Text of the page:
DOL Fiduciary News: May 23, 2016
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DOL Rule Could Water Down Fiduciary Standard
Financial Advisor; May 20, 2016
Independent RIA firms could lose an important differentiator as the U.S. Department of Labor’s fiduciary rule forces the entire industry to raise standards of conduct, according to custodial-firm leaders speaking Thursday at the spring meeting of the National Association of Personal Financial Advisors in Phoenix.
“The word ‘fiduciary’ was something that differentiated you in the industry,” said Bernie Clark, head of Schwab Advisor Services. “Now everyone will be using that word.”
DOL fiduciary rule compliance a worry for fee-only financial planners
InvestmentNews; May 22, 2016 @ 6:00 am
Fee-only advisers already follow the spirit of the Labor Department's new best-interest rule on retirement advice, but they are worried about additional compliance hoops they'll need to jump through to show regulators they are fiduciaries.
A couple of hundred fee-only financial planners packed a meeting room at the National Association of Personal Financial Advisors spring conference in Phoenix last Wednesday to get an update on the DOL's conflict-of-interest rule, which was finalized in April.
By the end of the session, most advisers looked concerned, or at least confused.
Wirehouses escape the worst of the DOL fiduciary rule
InvestmentNews; May 22, 2016 @ 6:00 am
While many financial advisory firms have hunkered down, unwilling to talk about the impact of the disruptive Labor Department fiduciary rule, the wirehouses have sought to reassure their shareholders that the sky is not about to fall.
Bank of America Corp.'s chief financial officer, Paul Donofrio, said during an earnings call last month that the Department of Labor's new rule will affect less than 10% of the $2 trillion in assets at its wealth management business. During Morgan Stanley's first-quarter earnings call, CEO James Gorman said of the DOL rule, “it's not the be-all and end-all” for the bank's brokerage business.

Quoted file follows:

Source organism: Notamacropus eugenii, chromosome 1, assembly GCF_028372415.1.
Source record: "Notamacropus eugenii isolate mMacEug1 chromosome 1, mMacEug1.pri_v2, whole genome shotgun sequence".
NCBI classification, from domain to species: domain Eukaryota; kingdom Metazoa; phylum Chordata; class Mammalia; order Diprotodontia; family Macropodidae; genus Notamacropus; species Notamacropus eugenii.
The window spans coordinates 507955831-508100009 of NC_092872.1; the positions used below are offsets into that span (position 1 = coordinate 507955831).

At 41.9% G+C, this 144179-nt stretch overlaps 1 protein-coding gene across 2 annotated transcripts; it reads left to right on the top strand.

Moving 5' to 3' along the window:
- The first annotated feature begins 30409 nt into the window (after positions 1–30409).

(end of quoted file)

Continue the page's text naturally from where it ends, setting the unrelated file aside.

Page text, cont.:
‘Befuddled’ Clients, Compliance Headaches Worry Advisors in Wake of DOL Fiduciary Rule
ThinkAdvisor; May 19, 2016
A panel at the Envestnet Advisor Summit on Thursday addressed the concerns advisors have with the Department of Labor’s conflict of interest rule released April 6.
"Advocacy is a critical component of business success," Clarke Camper, senior vice president for government relations for Capital Group, the parent of American Funds, said during the panel. He noted that his mantra in meetings with regulators on the rule was choice. "We need to preserve choice for investors and we need to preserve choice for advisors" on what business model they want to use.
He said his clients have raised issues with the rule’s potential to drive more firms to the RIA model.
Don't let the DOL fiduciary rule's grandfathering provision trip you up
InvestmentNews; May 20, 2016
The Labor Department gave advisers some wiggle room in its new fiduciary rule for the “grandfathering” of pre-existing investments in retirement accounts, but advisers should tread lightly — some believe it will be fairly easy to unknowingly run afoul of the rules.
The fiduciary regulation, which raises investment advice standards for retirement accounts such as 401(k)s and IRAs, gives advisers and brokers an exemption — called the “exemption for pre-existing transactions” — for any investment advice rendered prior to the rule's applicability date.
2016 seen as calm before the storm for annuity sales
SNL.com; Friday, May 20, 2016 1:46 PM ET
Survey data released by the LIMRA Secure Retirement Institute showed diverging trends in U.S. fixed and variable annuity sales during the first quarter, but it was the organization's outlook for the business rather than its recap of recent results that should have captured readers' attention.
Thanks in large measure to expected fallout from the U.S. Department of Labor's final fiduciary rule, the LIMRA institute projects that individual variable annuity sales will plunge by between 25% and 30% in 2017. It also foresees a decline in individual fixed annuity sales in 2017 of between 5% and 10%. Individual annuity sales overall are projected to fall by an estimated 15% to 20%.